Plant-based milks tend to be minimally processed. Anyone with a sturdy blender could make almond milk at home! Commercially available nut and plant milks sold in grocery stores benefit from having added nutrients like vitamin D and calcium. Whether you add oat milk to your coffee or pour soy milk on your cereal, plant milks are absolutely something people can healthfully consume daily. Of all the plant milks, soy is naturally highest in protein and contains important B vitamins, omega-3 fatty acids, potassium, calcium and other nutrients.

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For those looking to pursue a plant-based diet without consuming soy, what are the options? 

There is no shortage of great sources of protein out there. Let's start with beans: black beans, lentils, chickpeas, pinto and kidney beans are all excellent sources of healthy protein, low in fat and high in fiber. For those who are able to eat gluten, seitan is another impressively high-protein food that goes great in many recipes. Other high-protein foods include nutritional yeast; whole grains like teff, quinoa and oats; nuts and seeds; and a diversity of fruits and vegetables.

It's important to point out, however, that there is a lot of misinformation about soy and estrogen-like compounds found in soy. These are called isoflavones and even though they look like estrogen, they don't have any noticeable effect on our bodies. Soy isoflavones bind to different receptors than actual estrogen and actually reduce the risk of breast and other types of cancer. Soy does not cause early onset of puberty in girls, it doesn't cause fibroids or thyroid disease and it does not affect male hormones. For just about everyone, soy and soy products are excellent sources of protein, fiber and other healthful nutrients.

For those who are already vegetarian and looking to begin a vegan diet, what is the most seamless means of transitioning? 

Vegetarians who want to switch to a vegan diet can start by exploring alternatives to any regular cheese, dairy milk and egg consumption. These days there are so many alternatives out there that make it easy to get the same or a very similar taste. And, likelihood is, whatever reasons motivated someone to become a vegetarian can also motivate them to become a vegan. Dairy still has a high environmental impact, requires unnatural and often cruel treatment of animals and is not a healthy food to eat. Eggs also are high in cholesterol and harmful to your health. Becoming vegan is a great opportunity to explore new recipes and to modify old ones. Let your creativity run wild and if you need some inspiration, there are many incredible cookbooks out there and recipes online. Just make sure you're taking that B12 supplement.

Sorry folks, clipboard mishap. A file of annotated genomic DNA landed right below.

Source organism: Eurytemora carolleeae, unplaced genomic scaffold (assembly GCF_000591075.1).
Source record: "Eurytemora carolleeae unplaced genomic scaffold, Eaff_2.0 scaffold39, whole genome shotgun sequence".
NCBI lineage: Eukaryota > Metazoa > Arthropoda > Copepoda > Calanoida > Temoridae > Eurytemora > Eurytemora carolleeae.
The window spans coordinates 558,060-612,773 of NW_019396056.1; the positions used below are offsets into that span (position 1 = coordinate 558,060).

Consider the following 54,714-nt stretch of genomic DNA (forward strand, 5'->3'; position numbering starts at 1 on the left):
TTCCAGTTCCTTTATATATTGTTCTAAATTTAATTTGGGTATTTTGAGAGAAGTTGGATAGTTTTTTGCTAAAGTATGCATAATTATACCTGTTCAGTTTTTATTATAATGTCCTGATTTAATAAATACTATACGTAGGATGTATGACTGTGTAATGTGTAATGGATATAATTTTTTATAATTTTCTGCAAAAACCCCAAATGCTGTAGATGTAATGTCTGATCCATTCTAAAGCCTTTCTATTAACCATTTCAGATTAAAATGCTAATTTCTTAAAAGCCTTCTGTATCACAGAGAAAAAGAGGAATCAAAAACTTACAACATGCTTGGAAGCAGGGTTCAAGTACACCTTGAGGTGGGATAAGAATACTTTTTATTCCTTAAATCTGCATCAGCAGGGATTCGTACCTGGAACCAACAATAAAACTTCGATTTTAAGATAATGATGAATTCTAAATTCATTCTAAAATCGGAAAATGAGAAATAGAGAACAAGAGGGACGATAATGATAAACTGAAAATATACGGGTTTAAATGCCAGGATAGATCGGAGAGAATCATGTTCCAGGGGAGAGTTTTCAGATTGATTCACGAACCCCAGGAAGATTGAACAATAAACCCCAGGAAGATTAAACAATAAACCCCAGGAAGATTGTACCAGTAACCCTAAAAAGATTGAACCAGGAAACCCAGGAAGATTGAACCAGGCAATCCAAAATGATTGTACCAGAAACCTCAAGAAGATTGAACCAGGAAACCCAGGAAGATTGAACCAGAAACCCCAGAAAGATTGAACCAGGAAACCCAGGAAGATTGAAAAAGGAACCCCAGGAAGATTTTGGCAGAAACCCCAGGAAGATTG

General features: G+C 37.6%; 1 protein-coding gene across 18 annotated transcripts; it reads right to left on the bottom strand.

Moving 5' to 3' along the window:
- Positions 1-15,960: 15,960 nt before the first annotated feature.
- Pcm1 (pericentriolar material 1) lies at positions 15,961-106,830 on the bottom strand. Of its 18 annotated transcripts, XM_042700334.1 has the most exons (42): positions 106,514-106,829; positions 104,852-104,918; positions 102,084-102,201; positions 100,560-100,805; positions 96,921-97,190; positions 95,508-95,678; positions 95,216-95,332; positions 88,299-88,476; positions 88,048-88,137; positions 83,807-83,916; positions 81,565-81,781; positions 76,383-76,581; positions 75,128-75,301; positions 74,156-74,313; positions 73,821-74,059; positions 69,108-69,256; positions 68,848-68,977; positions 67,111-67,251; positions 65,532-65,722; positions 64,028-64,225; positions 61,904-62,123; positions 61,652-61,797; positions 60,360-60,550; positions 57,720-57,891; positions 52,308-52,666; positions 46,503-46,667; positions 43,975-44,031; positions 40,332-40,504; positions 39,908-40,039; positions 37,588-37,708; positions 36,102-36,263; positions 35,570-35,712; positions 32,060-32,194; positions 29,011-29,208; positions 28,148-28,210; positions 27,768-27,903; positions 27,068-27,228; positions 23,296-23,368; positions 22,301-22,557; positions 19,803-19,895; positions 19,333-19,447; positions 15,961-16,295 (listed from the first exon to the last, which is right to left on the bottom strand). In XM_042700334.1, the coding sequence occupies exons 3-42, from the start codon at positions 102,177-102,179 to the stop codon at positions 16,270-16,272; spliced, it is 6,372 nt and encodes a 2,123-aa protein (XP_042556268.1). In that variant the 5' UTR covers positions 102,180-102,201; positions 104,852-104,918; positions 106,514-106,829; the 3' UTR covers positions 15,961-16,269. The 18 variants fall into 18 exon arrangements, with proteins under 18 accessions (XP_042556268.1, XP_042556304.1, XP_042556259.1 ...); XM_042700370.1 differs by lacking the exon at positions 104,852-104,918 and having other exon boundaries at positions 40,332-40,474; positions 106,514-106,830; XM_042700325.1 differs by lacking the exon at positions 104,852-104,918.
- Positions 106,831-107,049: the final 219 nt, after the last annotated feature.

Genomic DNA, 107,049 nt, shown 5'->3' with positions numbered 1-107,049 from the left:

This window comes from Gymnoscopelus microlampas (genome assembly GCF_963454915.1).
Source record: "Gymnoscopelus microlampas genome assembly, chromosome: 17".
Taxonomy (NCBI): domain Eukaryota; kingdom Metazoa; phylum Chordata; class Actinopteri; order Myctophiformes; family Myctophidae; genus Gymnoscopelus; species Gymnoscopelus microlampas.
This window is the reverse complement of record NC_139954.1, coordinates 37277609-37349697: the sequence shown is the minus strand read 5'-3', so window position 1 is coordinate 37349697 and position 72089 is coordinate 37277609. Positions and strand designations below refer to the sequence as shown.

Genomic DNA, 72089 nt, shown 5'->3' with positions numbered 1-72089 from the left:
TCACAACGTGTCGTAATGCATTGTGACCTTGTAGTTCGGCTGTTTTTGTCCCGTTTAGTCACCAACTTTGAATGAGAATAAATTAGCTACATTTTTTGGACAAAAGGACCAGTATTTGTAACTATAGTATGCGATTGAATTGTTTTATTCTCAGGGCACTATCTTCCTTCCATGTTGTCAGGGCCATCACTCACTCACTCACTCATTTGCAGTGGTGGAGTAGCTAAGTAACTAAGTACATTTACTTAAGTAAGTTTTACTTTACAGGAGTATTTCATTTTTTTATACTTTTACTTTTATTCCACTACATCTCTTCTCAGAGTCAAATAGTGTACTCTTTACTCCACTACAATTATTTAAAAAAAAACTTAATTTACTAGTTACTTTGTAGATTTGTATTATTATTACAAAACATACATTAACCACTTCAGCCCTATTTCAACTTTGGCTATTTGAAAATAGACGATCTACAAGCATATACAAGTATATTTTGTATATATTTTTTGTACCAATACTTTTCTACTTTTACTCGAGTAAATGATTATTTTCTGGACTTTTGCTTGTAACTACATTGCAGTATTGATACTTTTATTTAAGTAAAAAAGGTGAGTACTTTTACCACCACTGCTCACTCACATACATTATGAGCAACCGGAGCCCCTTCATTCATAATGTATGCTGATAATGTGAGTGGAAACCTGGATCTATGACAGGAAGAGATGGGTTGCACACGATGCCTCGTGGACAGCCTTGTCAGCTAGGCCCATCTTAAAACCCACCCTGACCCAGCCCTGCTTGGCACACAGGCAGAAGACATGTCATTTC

Beyond protein intake, what else is important to be mindful of when undertaking a vegan diet?

The most important nutrient to keep in mind is vitamin B12. Everyone, vegans and meat-eaters alike, should probably take a B12 supplement, but they are especially important for vegans. Supplements should be taken anywhere from once each day to once each week, depending on the dose. 

Omega-3s are another nutrient commonly misunderstood as only available from fish. Plenty of plant foods include omega-3s and many vegans are easily able to meet their needs. In fact, a single tablespoon daily of chia seeds (ideally ground) or ground flax seed has all you need for the day.

Is there a difference between vegan and plant-based diets?

The definitions of vegan and plant-based has become fuzzy lately, with more and more products coming on the market that want to label themselves that way. Generally speaking, "plant-based" is mostly focused on food, diet and health and refers to a food or diet that is only made up of plants. Plant-based may also imply that the food is minimally processed, though "whole-food, plant-based" makes that part more explicitly clear.

"Vegan" has a lot of overlap with plant-based, but it can extend to nonfood products, like cosmetics and clothing. Someone who calls themselves a vegan has probably committed to not using, eating or wearing anything that came from an animal. Vegans might also be more likely to include ethical treatment of animals and environmental sustainability as reasons for living the way they do.

By Michael La Corte

Michael is a food writer, recipe editor and educator based in his beloved New Jersey. After graduating from the Institute of Culinary Education in New York City, he worked in restaurants, catering and supper clubs before pivoting to food journalism and recipe development. He also holds a BA in psychology and literature from Pace University.